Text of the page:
Post Play: What to Teach and Why We Teach It

September 4, 2015
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The game slows down when we get the ball into the low post.

It is one of two times that we emphasize jabs and fakes. The other time is in a ballscreen. In a ballscreen the game slows down to allow the offensive ballhandler time to set up their defender. This helps the ballhandler to get to the shoulder of the screen.  This creates better, and more effective decision making opportunities. In the post the game slows down to allow the offensive match-up to play and read out of one-on-one.

The goal of any offensive player who dribbles is to score, or if they can’t score, to draw help.

This is no different in the low post. In fact it is easier in the post because the dribble happens closer to the basket. If the defense wants to help then the defender’s must commit more to stop the scoring opportunity. Proper offensive spacing around the low post makes the defensive coverage even more challenging.

Your best post match-ups are rarely your biggest player. Don’t position your players based on size.

Position them based on effectiveness and match-ups. If our 6’2 guard is effective in the low post, has a passing awareness and has an advantageous match-up, then we will post them up. All our set plays are interchangeable when it comes to positions. The blueprint for a successful low post set play is simple:

  1. A skilled post passer.
  2. An effective post scorer.
  3. A skilled high low passer
  4. A weakside shooter.
Who fills those positions depends on the match-ups going into a particular game vs. a specific opponent. If you would like to keep those positions consistent then that works as well; as long as you put players in the most effective position, not the position that stereotypically fits their height.

The Spacing Spots for an Effective Low Post Entry

Ideally we want possession of the ball and deep positioning in the low post but if given a choice we want possession over position.

Since we value possession over position we teach the T-Up in the low post. We would love to get a deep seal drop step lay-up every possession. We find that it is rare against good defensive teams. The main reason is because there is too much physical contact allowed in the low post before the catch. This makes it difficult to fight for position even with the most effective technique.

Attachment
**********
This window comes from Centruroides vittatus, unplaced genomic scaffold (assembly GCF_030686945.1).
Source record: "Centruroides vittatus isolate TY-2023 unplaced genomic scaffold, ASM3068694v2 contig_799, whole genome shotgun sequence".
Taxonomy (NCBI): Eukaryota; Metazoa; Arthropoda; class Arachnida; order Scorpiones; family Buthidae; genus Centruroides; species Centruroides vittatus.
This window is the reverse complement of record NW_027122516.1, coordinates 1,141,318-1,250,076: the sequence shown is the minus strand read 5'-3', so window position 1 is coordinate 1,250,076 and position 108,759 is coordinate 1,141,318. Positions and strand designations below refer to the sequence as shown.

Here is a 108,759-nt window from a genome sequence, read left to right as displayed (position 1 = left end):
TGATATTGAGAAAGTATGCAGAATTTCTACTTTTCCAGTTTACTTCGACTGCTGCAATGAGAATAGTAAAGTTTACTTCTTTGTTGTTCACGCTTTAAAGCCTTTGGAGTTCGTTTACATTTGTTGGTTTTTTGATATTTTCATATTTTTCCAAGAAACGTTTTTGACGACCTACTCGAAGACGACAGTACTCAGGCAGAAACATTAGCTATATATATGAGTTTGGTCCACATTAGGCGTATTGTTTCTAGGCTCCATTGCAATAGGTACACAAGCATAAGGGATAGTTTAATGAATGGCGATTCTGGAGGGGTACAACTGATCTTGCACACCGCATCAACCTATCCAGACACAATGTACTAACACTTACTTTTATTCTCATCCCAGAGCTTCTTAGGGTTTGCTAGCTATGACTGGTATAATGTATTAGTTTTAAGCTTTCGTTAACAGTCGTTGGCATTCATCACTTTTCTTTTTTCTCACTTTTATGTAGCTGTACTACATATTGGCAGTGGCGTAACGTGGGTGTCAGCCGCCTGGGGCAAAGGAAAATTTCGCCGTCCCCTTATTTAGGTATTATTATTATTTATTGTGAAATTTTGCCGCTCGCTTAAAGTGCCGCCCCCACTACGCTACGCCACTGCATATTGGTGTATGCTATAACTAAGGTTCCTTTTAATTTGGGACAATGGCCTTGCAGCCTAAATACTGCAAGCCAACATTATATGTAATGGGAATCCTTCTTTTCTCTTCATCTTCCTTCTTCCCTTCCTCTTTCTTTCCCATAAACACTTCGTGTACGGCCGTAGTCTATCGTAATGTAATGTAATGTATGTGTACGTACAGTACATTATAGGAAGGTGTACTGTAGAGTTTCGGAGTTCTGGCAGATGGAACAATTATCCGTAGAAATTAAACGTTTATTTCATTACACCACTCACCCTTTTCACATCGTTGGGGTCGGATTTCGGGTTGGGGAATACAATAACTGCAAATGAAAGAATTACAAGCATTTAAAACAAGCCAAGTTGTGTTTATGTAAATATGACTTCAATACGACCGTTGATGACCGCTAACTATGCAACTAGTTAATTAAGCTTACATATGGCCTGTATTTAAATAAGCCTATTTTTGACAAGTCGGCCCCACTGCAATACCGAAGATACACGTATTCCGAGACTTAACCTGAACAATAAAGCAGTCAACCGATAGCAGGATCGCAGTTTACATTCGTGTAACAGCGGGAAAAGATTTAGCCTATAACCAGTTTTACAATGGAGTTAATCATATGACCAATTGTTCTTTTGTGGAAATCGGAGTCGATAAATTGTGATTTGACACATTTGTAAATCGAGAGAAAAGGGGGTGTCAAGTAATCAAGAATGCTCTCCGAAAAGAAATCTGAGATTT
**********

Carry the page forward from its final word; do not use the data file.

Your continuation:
The T-Up Low Post Positioning

At some levels a player will have a real physical advantage. If that is the case then the deep butt seal is still helpful to teach and execute. But even in those situations we find the officiating advantage rarely goes to the size match-up. Usually a smaller defensive player is allowed to play a bigger offensive player more aggressively. If anything gets called in a bigger vs. smaller low post situation, it is usually an offensive foul vs. the bigger.

We also teach the T-Up because it is consistent with our basketball decision training (BDT) reads. Our BDT reads state that an offensive advantage is shoulder to chest positioning with a defender. The defensive advantage is chest to chest. In the low post an offensive player positions themselves so that they form a T with their defender.

Our goal is to get the ball into a low post match-up to force our opponent to react.

The T-Up allows us to get the ball to the low post more often. Since we don't to have fight for perfect deep positioning each possession we can get the ball there more often. If our opponent commits to deny the T-Up, it puts them in a more vulnerable position for the high low pass or the lob pass. This is because the positioning of the T-Up is farther from the rim. So a 3'4 denial or full front defensive coverage occurs farther from the basket creating more space for a pass.

There are three ways to defend a low post match-up:

  1. One-On-One
  2. Dig
  3. Double

The reaction we are trying to force from our opponent is to either help on the low post match-up or to not help. If they help then we use a post reaction sequence to take advantage of their decision to help. There are many possible post reaction sequences. We have used many options through the years depending on the skills of our players. We prefer to send cutters to the rim to take advantage of the help defender's natural reaction to stare at the ball in the low post.

Don't complicate getting the ball into the low post.

I have watched so many teams run complex actions to get the ball into the post. I believe if you want to get the ball to the low post take the ball to the match-ups side and pass it into the post.

If the defense takes away the pass then make reads based on how the defense defends the low post. Your offense should flow into secondary reads such as a high-low pass, a skip to the weakside, a ball reversal or a ballscreen. If the defense plays behind the low post, enter the ball. If the defense fronts the low post, enter to the high low passer for a high-low pass. If the defense fronts and helps from the weakside low position skip pass to a weakside shooter.

These outtakes from a Breakthrough Basketball camp will provide some more ideas about what we teach in the post. 

POST CLINIC: PART 1

POST CLINIC: PART 2

POST CLINIC: PART 3

POST CLINIC: PART 4

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